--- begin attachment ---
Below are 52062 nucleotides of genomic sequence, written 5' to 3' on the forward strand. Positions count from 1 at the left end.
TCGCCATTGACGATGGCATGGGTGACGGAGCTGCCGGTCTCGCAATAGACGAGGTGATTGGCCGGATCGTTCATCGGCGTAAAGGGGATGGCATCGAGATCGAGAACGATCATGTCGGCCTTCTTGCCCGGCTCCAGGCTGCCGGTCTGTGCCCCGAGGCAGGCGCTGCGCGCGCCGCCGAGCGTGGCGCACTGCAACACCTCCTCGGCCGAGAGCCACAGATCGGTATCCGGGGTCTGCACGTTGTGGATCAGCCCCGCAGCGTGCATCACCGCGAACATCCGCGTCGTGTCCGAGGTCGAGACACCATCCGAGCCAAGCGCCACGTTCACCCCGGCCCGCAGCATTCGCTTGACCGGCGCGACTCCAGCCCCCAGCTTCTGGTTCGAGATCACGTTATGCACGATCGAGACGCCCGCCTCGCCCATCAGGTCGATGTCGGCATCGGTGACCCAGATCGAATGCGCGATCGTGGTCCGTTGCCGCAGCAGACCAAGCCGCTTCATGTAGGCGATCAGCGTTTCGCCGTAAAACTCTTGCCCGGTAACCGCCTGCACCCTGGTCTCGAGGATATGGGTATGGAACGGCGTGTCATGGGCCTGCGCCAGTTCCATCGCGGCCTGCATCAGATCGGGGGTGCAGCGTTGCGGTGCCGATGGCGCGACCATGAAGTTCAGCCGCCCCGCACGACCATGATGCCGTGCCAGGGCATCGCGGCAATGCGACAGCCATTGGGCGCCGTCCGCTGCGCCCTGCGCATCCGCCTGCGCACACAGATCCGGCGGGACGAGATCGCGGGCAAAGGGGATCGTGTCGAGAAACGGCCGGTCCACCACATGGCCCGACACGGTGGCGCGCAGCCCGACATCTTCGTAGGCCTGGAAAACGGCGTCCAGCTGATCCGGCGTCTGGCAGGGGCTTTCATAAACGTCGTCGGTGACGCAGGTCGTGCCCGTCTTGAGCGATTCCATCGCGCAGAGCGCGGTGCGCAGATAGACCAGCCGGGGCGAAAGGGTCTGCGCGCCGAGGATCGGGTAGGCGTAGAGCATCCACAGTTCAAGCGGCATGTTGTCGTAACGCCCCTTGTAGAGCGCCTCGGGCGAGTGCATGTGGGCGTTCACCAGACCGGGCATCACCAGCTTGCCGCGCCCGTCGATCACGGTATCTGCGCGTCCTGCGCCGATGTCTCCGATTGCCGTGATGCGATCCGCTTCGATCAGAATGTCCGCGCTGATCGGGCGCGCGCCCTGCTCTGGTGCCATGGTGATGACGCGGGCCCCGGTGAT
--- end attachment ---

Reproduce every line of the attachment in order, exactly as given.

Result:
Below are 52062 nucleotides of genomic sequence, written 5' to 3' on the forward strand. Positions count from 1 at the left end.
TCGCCATTGACGATGGCATGGGTGACGGAGCTGCCGGTCTCGCAATAGACGAGGTGATTGGCCGGATCGTTCATCGGCGTAAAGGGGATGGCATCGAGATCGAGAACGATCATGTCGGCCTTCTTGCCCGGCTCCAGGCTGCCGGTCTGTGCCCCGAGGCAGGCGCTGCGCGCGCCGCCGAGCGTGGCGCACTGCAACACCTCCTCGGCCGAGAGCCACAGATCGGTATCCGGGGTCTGCACGTTGTGGATCAGCCCCGCAGCGTGCATCACCGCGAACATCCGCGTCGTGTCCGAGGTCGAGACACCATCCGAGCCAAGCGCCACGTTCACCCCGGCCCGCAGCATTCGCTTGACCGGCGCGACTCCAGCCCCCAGCTTCTGGTTCGAGATCACGTTATGCACGATCGAGACGCCCGCCTCGCCCATCAGGTCGATGTCGGCATCGGTGACCCAGATCGAATGCGCGATCGTGGTCCGTTGCCGCAGCAGACCAAGCCGCTTCATGTAGGCGATCAGCGTTTCGCCGTAAAACTCTTGCCCGGTAACCGCCTGCACCCTGGTCTCGAGGATATGGGTATGGAACGGCGTGTCATGGGCCTGCGCCAGTTCCATCGCGGCCTGCATCAGATCGGGGGTGCAGCGTTGCGGTGCCGATGGCGCGACCATGAAGTTCAGCCGCCCCGCACGACCATGATGCCGTGCCAGGGCATCGCGGCAATGCGACAGCCATTGGGCGCCGTCCGCTGCGCCCTGCGCATCCGCCTGCGCACACAGATCCGGCGGGACGAGATCGCGGGCAAAGGGGATCGTGTCGAGAAACGGCCGGTCCACCACATGGCCCGACACGGTGGCGCGCAGCCCGACATCTTCGTAGGCCTGGAAAACGGCGTCCAGCTGATCCGGCGTCTGGCAGGGGCTTTCATAAACGTCGTCGGTGACGCAGGTCGTGCCCGTCTTGAGCGATTCCATCGCGCAGAGCGCGGTGCGCAGATAGACCAGCCGGGGCGAAAGGGTCTGCGCGCCGAGGATCGGGTAGGCGTAGAGCATCCACAGTTCAAGCGGCATGTTGTCGTAACGCCCCTTGTAGAGCGCCTCGGGCGAGTGCATGTGGGCGTTCACCAGACCGGGCATCACCAGCTTGCCGCGCCCGTCGATCACGGTATCTGCGCGTCCTGCGCCGATGTCTCCGATTGCCGTGATGCGATCCGCTTCGATCAGAATGTCCGCGCTGATCGGGCGCGCGCCCTGCTCTGGTGCCATGGTGATGACGCGGGCCCCGGTGAT